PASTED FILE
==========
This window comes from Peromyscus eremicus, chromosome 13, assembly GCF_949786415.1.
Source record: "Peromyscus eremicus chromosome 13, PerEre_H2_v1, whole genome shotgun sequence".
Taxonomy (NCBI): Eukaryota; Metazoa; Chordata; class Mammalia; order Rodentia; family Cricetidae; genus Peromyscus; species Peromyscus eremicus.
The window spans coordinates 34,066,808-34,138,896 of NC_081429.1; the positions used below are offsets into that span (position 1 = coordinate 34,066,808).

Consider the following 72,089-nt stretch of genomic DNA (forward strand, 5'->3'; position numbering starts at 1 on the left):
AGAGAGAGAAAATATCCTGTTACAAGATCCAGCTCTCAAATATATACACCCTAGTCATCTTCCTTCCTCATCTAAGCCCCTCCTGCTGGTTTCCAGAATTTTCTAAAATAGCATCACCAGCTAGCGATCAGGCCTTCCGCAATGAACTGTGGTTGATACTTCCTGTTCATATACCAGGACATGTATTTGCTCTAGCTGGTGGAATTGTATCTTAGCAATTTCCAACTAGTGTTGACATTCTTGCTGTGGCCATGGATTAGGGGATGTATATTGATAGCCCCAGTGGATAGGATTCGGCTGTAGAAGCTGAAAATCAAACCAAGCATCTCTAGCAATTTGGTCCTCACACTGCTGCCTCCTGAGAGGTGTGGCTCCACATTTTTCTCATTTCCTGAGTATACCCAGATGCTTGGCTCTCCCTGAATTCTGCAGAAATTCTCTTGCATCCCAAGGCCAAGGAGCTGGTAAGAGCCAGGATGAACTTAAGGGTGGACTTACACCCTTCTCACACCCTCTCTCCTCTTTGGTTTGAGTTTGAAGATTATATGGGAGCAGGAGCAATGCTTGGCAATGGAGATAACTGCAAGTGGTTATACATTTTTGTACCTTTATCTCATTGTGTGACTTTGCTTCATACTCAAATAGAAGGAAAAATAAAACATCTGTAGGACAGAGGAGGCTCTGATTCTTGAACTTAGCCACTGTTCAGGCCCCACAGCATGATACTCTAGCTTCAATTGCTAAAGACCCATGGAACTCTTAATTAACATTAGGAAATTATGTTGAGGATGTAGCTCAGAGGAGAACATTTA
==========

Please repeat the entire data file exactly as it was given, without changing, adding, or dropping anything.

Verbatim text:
This window comes from Peromyscus eremicus, chromosome 13, assembly GCF_949786415.1.
Source record: "Peromyscus eremicus chromosome 13, PerEre_H2_v1, whole genome shotgun sequence".
Taxonomy (NCBI): Eukaryota; Metazoa; Chordata; class Mammalia; order Rodentia; family Cricetidae; genus Peromyscus; species Peromyscus eremicus.
The window spans coordinates 34,066,808-34,138,896 of NC_081429.1; the positions used below are offsets into that span (position 1 = coordinate 34,066,808).

Consider the following 72,089-nt stretch of genomic DNA (forward strand, 5'->3'; position numbering starts at 1 on the left):
AGAGAGAGAAAATATCCTGTTACAAGATCCAGCTCTCAAATATATACACCCTAGTCATCTTCCTTCCTCATCTAAGCCCCTCCTGCTGGTTTCCAGAATTTTCTAAAATAGCATCACCAGCTAGCGATCAGGCCTTCCGCAATGAACTGTGGTTGATACTTCCTGTTCATATACCAGGACATGTATTTGCTCTAGCTGGTGGAATTGTATCTTAGCAATTTCCAACTAGTGTTGACATTCTTGCTGTGGCCATGGATTAGGGGATGTATATTGATAGCCCCAGTGGATAGGATTCGGCTGTAGAAGCTGAAAATCAAACCAAGCATCTCTAGCAATTTGGTCCTCACACTGCTGCCTCCTGAGAGGTGTGGCTCCACATTTTTCTCATTTCCTGAGTATACCCAGATGCTTGGCTCTCCCTGAATTCTGCAGAAATTCTCTTGCATCCCAAGGCCAAGGAGCTGGTAAGAGCCAGGATGAACTTAAGGGTGGACTTACACCCTTCTCACACCCTCTCTCCTCTTTGGTTTGAGTTTGAAGATTATATGGGAGCAGGAGCAATGCTTGGCAATGGAGATAACTGCAAGTGGTTATACATTTTTGTACCTTTATCTCATTGTGTGACTTTGCTTCATACTCAAATAGAAGGAAAAATAAAACATCTGTAGGACAGAGGAGGCTCTGATTCTTGAACTTAGCCACTGTTCAGGCCCCACAGCATGATACTCTAGCTTCAATTGCTAAAGACCCATGGAACTCTTAATTAACATTAGGAAATTATGTTGAGGATGTAGCTCAGAGGAGAACATTTA